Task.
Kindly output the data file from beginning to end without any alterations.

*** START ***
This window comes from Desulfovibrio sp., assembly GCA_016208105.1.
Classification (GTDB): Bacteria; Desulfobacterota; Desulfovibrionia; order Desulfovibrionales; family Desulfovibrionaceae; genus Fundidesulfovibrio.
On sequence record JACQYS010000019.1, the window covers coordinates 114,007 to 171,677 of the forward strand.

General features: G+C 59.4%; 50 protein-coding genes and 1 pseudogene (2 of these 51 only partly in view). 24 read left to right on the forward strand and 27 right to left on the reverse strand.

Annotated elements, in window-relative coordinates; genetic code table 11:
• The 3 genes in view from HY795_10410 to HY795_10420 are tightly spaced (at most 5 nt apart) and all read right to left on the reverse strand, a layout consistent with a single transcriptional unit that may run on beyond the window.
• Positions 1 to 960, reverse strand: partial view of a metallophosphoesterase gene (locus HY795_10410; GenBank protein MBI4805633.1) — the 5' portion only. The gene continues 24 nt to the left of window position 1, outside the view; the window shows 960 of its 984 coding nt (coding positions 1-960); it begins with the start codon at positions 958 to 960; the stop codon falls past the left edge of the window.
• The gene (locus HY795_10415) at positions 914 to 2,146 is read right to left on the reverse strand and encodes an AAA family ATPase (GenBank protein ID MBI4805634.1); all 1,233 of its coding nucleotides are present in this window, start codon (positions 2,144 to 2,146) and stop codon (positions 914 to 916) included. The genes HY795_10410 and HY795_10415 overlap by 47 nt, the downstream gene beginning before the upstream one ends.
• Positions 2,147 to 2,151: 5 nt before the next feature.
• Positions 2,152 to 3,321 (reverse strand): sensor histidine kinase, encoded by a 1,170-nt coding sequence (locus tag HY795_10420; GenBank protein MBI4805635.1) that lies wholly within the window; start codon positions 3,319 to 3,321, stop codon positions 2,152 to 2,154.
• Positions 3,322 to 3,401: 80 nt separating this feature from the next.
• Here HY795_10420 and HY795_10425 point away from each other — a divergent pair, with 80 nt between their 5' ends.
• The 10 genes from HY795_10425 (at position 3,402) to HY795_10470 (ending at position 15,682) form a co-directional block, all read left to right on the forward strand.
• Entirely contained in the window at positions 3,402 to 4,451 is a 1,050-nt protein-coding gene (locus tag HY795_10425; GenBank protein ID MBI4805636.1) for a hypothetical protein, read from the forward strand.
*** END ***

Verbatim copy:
This window comes from Desulfovibrio sp., assembly GCA_016208105.1.
Classification (GTDB): Bacteria; Desulfobacterota; Desulfovibrionia; order Desulfovibrionales; family Desulfovibrionaceae; genus Fundidesulfovibrio.
On sequence record JACQYS010000019.1, the window covers coordinates 114,007 to 171,677 of the forward strand.

General features: G+C 59.4%; 50 protein-coding genes and 1 pseudogene (2 of these 51 only partly in view). 24 read left to right on the forward strand and 27 right to left on the reverse strand.

Annotated elements, in window-relative coordinates; genetic code table 11:
• The 3 genes in view from HY795_10410 to HY795_10420 are tightly spaced (at most 5 nt apart) and all read right to left on the reverse strand, a layout consistent with a single transcriptional unit that may run on beyond the window.
• Positions 1 to 960, reverse strand: partial view of a metallophosphoesterase gene (locus HY795_10410; GenBank protein MBI4805633.1) — the 5' portion only. The gene continues 24 nt to the left of window position 1, outside the view; the window shows 960 of its 984 coding nt (coding positions 1-960); it begins with the start codon at positions 958 to 960; the stop codon falls past the left edge of the window.
• The gene (locus HY795_10415) at positions 914 to 2,146 is read right to left on the reverse strand and encodes an AAA family ATPase (GenBank protein ID MBI4805634.1); all 1,233 of its coding nucleotides are present in this window, start codon (positions 2,144 to 2,146) and stop codon (positions 914 to 916) included. The genes HY795_10410 and HY795_10415 overlap by 47 nt, the downstream gene beginning before the upstream one ends.
• Positions 2,147 to 2,151: 5 nt before the next feature.
• Positions 2,152 to 3,321 (reverse strand): sensor histidine kinase, encoded by a 1,170-nt coding sequence (locus tag HY795_10420; GenBank protein MBI4805635.1) that lies wholly within the window; start codon positions 3,319 to 3,321, stop codon positions 2,152 to 2,154.
• Positions 3,322 to 3,401: 80 nt separating this feature from the next.
• Here HY795_10420 and HY795_10425 point away from each other — a divergent pair, with 80 nt between their 5' ends.
• The 10 genes from HY795_10425 (at position 3,402) to HY795_10470 (ending at position 15,682) form a co-directional block, all read left to right on the forward strand.
• Entirely contained in the window at positions 3,402 to 4,451 is a 1,050-nt protein-coding gene (locus tag HY795_10425; GenBank protein ID MBI4805636.1) for a hypothetical protein, read from the forward strand.